No. 440 — October 3, 2021
Welcome to Sunday Brain Food: a weekly newsletter full of timeless ideas and insights for life and business.
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We spend hours consuming news because we want to be informed. The problem is news doesn’t make us informed. In fact, the more news we consume the more misinformed we become.
— Why You Should Stop Reading News
The Great Mental Models
Volume 3 of The Great Mental Models: Systems and Mathematics is now available!
The Great Mental Models series (Volume One: General Thinking Tools, Volume Two: Physics, Chemistry, and Biology) captures the timeless ideas from all the core disciplines and shows you how to use them in everyday life to understand how the world really works. For example, we’ll teach you all about relativity (that sleepy concept from physics you learned in grade 9) but also show you how it can help you solve the problem you’re grappling with right now (which is something your physics teacher didn’t do!). The books aren’t for everyone. They are written and styled like a reference book you can turn to over and over. The physical copies are what we think books could be — great design and timeless content.
Explore Your Curiosity
“Put together these two forces – the inherent difficulty of making predictions in the exponential age, and the inherent slowness of institutional change – and you have the makings of the exponential gap. As technology takes off, our businesses, governments and social norms remain almost static. Our society cannot keep up.”
— The Exponential Age will transform economics forever (Still curious? Dig deeper.)
“When it comes to networks, the bigger the better, right? Not necessarily. Carefully curate your most trusted, inner circle and you’ll be surprised at how much more valuable you’ll become to the larger community of people in the world who care about the same things you do.”
“I belong everywhere I go, no matter where it is, or who I am with, as long as I never betray myself. The minute I become who you want me to be, in order to fit in and make sure people like me, is the moment I no longer belong anywhere.”— Brené Brown
Ebenezer Scrooge played by the scoreboard that many of us play by. The one where points come from status, power, and money. points for status, power, money. But as he neared the end of his life, Scrooge realized none of these things mattered.
The second we get money, status, or power we’re not satisfied. We just want more. We think these things mean something, but they don’t.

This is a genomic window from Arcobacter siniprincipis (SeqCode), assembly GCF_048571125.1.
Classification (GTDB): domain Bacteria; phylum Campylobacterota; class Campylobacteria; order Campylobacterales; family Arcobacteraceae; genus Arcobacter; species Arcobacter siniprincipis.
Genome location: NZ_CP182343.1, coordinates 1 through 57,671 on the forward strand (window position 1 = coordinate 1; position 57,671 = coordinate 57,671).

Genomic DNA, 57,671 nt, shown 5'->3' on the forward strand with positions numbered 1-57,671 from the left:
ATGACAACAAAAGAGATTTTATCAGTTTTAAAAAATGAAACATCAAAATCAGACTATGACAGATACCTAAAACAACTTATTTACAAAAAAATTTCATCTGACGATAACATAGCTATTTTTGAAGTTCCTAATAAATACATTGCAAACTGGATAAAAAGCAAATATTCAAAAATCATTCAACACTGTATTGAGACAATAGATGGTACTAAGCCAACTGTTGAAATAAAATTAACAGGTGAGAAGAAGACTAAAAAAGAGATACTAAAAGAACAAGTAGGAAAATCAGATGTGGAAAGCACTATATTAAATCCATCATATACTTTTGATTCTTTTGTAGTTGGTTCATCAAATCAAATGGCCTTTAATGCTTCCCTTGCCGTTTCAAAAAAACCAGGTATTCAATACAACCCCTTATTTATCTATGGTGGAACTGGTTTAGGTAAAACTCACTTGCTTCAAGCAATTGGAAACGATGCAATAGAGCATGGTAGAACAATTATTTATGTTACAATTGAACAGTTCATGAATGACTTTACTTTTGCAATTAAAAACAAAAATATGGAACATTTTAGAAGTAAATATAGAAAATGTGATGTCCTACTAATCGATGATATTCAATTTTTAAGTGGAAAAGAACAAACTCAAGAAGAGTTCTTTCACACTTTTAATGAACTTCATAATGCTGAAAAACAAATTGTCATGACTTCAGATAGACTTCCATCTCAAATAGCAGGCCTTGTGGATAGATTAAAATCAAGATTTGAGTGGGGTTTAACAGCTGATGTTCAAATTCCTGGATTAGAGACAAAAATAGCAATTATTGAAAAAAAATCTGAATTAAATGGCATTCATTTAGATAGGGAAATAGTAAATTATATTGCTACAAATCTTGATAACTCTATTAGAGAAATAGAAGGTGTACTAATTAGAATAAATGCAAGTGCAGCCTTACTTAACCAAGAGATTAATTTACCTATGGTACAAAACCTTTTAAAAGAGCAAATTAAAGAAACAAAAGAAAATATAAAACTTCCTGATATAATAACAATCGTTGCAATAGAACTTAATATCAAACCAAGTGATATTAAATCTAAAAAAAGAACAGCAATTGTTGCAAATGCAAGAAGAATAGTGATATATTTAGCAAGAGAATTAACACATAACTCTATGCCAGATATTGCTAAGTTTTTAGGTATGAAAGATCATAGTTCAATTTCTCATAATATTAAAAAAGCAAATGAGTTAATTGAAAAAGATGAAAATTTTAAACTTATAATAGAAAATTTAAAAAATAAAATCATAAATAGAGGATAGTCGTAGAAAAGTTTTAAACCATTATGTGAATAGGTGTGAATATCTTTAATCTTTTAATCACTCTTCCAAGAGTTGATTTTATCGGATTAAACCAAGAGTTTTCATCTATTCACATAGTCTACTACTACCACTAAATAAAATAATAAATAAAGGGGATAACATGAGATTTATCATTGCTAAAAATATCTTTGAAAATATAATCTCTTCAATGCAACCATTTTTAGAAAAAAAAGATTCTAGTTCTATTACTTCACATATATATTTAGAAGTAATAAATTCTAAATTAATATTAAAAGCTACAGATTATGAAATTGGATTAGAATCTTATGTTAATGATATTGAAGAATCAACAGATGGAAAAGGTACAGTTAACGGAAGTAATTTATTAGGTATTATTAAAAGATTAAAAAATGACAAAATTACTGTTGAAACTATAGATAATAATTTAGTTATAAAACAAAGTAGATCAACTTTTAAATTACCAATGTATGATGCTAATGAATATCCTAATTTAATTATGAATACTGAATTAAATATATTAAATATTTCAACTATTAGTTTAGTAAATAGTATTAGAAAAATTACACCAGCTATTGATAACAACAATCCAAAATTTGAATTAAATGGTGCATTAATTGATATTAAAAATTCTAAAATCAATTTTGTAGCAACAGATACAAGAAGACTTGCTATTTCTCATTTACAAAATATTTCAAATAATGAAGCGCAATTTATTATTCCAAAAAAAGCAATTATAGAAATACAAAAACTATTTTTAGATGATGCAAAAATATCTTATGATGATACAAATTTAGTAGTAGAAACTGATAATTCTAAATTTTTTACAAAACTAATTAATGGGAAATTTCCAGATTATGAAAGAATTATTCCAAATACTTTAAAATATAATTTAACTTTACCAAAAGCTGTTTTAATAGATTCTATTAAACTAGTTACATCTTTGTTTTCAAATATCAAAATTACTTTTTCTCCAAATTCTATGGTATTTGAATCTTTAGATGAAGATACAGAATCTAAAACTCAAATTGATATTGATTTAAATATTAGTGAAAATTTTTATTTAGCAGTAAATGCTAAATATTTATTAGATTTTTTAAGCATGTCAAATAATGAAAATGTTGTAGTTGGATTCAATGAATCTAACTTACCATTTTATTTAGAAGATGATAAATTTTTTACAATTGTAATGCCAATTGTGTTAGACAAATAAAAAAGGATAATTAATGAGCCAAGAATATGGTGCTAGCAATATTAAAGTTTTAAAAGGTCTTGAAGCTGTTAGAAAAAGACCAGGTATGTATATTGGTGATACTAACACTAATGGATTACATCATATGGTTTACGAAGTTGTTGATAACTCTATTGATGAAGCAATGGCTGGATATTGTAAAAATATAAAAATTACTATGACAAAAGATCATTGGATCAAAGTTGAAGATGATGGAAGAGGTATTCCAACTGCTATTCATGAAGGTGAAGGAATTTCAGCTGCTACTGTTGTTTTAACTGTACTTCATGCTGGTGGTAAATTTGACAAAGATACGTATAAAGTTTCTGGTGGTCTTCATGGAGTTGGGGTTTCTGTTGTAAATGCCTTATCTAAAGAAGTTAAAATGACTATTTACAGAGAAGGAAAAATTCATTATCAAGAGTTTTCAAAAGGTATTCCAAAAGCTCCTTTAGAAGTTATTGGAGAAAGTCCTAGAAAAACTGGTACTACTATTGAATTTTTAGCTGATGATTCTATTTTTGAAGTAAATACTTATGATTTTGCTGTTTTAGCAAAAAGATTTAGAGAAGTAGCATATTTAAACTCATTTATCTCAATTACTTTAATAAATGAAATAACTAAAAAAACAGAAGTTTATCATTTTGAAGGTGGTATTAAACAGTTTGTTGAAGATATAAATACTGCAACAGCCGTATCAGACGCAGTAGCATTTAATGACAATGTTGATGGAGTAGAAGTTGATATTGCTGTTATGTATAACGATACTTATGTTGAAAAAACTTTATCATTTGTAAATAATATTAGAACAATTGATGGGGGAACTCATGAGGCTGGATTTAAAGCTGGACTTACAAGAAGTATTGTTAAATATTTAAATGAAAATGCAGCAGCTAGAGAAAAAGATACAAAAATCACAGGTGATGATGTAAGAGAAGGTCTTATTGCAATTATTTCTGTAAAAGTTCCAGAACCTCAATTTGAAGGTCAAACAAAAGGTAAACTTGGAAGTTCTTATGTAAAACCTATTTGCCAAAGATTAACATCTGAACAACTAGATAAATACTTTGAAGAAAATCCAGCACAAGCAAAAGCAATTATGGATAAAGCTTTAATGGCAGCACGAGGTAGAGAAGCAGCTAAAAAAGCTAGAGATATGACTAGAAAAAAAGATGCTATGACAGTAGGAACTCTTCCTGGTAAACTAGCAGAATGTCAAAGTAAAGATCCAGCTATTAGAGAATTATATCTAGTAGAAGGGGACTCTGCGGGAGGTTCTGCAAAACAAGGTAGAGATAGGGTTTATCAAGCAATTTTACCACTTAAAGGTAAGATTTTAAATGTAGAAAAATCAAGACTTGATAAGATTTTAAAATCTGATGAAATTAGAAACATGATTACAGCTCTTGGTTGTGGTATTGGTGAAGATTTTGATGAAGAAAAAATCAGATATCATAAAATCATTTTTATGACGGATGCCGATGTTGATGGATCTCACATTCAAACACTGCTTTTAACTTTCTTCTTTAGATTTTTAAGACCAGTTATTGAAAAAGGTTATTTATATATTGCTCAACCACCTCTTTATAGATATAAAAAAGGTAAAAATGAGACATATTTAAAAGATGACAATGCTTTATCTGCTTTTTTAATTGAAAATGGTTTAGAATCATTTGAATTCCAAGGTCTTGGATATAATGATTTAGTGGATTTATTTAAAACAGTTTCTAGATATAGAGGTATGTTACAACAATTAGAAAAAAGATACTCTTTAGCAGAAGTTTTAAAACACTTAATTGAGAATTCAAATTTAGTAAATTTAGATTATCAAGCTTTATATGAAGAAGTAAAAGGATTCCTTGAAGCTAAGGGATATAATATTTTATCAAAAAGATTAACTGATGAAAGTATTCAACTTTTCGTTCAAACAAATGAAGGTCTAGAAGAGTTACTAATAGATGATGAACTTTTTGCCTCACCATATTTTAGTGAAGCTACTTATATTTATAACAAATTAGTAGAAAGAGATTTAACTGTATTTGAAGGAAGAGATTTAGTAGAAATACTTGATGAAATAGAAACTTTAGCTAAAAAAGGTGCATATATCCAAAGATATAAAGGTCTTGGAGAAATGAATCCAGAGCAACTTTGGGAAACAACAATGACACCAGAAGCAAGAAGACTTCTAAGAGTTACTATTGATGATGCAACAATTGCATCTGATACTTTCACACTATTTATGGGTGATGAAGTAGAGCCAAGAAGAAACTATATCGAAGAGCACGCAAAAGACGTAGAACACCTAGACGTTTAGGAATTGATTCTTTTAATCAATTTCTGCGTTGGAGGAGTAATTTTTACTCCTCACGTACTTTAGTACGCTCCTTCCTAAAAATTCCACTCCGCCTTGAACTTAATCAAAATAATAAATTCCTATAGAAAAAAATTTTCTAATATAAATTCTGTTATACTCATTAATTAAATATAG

Who hasn’t experienced this? I remember when I first started working in a large organization. I told myself that if I just got a promotion, I’d be happy. Well, promotions came and went and none of them made me happier. All of them only left me wanting more.
While we tell ourselves that the next level is enough, it never is. The next zero in your bank account won’t satisfy you any more than you are now. The next promotion won’t change who you are. The fancy car won’t make you happier. The bigger house doesn’t solve your problems.
Pay attention to what you are chasing because, in the end, you just might get it. And the cost of “success” might be the things that really matter.
“Never risk what you have and need,” wrote Warren Buffett, “for what we don’t have and don’t need.” In pursuit of our goals, we inevitably give up things that matter. We sleep less. We spend less time with our friends. We eat unhealthily. We skip workouts. We cancel dates. We miss dinner with the family.
When it comes to living a meaningful life, the only scoreboard that matters is yours. Don’t let your ego get in the way of the person you really want to be or the life you really want to live.
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“At the root of most fear is what other people will think of us.”
Courage is Calling by Ryan Holiday
A new book by the prolific writer. I’m a fan (and friend) of Holiday’s and eagerly awaited the release of this book, the first in his series on the four Stoic virtues. One of the many things I love about Holiday’s writing is the range of examples from the book. I simply can’t read any of his books without picking up a new Autobiography. (For the curious, this is the latest one I’m reading.)
I’ve also been reading a lot of ancient philosophy lately. While the Romans and Greeks certainly didn’t have every problem solved, they knew a lot more than we give them credit for. If you’re curious about philosophy but are not sure where to get started, I’d recommend The Obstacle is the Way.
- In memory of Walter Scott — “You have to give something back to your community that will allow people in the future a better education, a better opportunity, a better start in life. Wherever we are today as a society is built upon the past experiences of people and what they did to create a better world.”
- Why you should practice failure.
- Perseverance solves more problems than brilliance.
P.S. Love to see kids learning like this, although that flank looks awfully exposed.